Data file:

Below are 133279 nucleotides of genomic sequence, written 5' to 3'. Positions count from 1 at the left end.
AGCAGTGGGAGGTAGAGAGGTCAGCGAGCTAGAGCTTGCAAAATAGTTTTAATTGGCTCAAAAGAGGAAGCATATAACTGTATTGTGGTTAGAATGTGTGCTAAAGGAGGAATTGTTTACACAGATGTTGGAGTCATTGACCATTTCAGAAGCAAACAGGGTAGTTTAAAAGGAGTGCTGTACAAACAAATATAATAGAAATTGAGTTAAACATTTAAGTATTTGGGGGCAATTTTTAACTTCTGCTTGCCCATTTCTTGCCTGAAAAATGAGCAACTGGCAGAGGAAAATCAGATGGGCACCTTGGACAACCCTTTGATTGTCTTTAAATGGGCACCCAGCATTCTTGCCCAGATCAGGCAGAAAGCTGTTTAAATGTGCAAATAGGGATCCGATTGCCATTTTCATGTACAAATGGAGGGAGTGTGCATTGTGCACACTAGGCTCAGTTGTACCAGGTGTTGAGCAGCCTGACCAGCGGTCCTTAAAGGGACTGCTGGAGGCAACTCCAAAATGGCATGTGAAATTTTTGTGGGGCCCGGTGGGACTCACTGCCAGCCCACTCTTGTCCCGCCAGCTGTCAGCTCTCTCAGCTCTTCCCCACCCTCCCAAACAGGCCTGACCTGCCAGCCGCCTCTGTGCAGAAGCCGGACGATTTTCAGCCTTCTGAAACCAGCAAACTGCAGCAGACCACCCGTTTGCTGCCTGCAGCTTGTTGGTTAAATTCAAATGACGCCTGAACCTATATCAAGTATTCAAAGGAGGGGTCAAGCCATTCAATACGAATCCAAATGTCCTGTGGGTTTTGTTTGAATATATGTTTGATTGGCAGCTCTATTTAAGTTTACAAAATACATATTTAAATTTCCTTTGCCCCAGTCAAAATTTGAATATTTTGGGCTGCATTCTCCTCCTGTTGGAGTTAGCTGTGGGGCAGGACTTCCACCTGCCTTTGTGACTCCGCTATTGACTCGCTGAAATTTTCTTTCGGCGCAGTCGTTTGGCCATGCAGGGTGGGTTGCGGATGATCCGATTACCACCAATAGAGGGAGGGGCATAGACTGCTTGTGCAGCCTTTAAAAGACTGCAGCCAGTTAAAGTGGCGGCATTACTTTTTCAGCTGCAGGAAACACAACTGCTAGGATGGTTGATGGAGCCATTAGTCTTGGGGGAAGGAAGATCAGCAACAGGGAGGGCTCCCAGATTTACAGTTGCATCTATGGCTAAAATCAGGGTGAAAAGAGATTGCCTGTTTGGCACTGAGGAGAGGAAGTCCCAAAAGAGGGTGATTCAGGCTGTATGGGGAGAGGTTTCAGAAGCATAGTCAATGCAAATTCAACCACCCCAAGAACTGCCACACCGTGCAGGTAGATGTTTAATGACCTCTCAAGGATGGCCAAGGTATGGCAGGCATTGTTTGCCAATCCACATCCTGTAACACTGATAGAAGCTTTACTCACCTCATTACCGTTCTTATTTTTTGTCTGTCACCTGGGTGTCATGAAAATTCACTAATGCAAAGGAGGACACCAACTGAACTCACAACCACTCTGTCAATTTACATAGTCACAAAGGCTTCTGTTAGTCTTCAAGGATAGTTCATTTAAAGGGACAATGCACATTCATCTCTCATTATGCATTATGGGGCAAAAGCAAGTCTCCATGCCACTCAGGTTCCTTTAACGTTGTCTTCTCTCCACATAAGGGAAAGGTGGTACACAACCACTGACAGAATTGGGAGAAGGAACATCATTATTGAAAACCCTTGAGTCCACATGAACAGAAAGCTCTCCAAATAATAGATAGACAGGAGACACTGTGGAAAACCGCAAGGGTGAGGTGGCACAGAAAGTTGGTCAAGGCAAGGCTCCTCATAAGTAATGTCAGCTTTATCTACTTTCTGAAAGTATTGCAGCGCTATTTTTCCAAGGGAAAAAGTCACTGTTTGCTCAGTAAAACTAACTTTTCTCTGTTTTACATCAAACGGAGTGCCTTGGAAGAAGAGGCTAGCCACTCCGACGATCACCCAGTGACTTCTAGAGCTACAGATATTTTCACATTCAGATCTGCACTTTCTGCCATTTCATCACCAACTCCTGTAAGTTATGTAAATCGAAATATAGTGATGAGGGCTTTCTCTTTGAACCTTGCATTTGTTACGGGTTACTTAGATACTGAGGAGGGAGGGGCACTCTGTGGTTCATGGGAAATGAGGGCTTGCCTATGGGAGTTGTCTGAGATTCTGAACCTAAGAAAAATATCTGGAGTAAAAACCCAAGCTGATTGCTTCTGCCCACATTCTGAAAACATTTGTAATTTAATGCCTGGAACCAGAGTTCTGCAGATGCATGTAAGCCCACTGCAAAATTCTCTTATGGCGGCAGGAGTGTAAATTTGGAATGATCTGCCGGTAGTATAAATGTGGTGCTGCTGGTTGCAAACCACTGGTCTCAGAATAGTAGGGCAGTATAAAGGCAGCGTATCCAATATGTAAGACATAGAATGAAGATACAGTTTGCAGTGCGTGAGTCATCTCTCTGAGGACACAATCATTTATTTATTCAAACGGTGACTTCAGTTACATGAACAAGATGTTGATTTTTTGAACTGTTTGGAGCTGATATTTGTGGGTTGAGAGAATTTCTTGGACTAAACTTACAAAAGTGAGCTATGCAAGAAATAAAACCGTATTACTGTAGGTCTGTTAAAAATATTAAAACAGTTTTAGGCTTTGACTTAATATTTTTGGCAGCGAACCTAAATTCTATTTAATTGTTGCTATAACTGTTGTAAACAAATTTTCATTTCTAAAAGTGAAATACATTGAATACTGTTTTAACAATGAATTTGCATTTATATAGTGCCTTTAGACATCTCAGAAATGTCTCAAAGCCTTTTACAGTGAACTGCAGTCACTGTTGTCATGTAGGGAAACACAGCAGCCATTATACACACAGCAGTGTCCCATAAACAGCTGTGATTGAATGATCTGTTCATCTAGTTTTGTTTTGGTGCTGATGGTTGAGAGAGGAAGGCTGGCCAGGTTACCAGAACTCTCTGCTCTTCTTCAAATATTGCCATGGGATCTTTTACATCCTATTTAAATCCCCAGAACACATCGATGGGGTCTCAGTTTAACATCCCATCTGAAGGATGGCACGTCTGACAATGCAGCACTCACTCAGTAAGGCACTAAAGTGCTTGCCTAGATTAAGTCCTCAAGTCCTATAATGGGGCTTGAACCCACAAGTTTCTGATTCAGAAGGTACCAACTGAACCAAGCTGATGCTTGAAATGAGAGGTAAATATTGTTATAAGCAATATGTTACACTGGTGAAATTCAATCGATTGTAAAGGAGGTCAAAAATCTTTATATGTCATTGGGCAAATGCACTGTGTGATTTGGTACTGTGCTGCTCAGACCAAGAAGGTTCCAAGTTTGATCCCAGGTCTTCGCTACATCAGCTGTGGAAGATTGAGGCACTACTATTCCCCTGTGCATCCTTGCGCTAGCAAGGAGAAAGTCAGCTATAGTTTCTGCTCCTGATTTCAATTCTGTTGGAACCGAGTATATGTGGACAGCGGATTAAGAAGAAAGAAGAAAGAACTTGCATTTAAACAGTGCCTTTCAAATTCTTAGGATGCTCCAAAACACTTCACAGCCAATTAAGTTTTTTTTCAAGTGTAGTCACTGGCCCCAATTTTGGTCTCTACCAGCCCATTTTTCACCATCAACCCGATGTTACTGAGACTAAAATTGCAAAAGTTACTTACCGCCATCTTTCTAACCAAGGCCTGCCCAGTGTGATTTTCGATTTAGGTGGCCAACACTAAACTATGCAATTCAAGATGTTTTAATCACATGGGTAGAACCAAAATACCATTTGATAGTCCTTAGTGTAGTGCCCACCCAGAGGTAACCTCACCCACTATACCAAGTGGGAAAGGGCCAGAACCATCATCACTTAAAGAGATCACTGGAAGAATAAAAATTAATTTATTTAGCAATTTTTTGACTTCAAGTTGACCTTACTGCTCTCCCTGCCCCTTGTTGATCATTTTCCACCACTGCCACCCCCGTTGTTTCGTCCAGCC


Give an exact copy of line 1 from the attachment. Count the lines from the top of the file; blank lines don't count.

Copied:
Below are 133279 nucleotides of genomic sequence, written 5' to 3'. Positions count from 1 at the left end.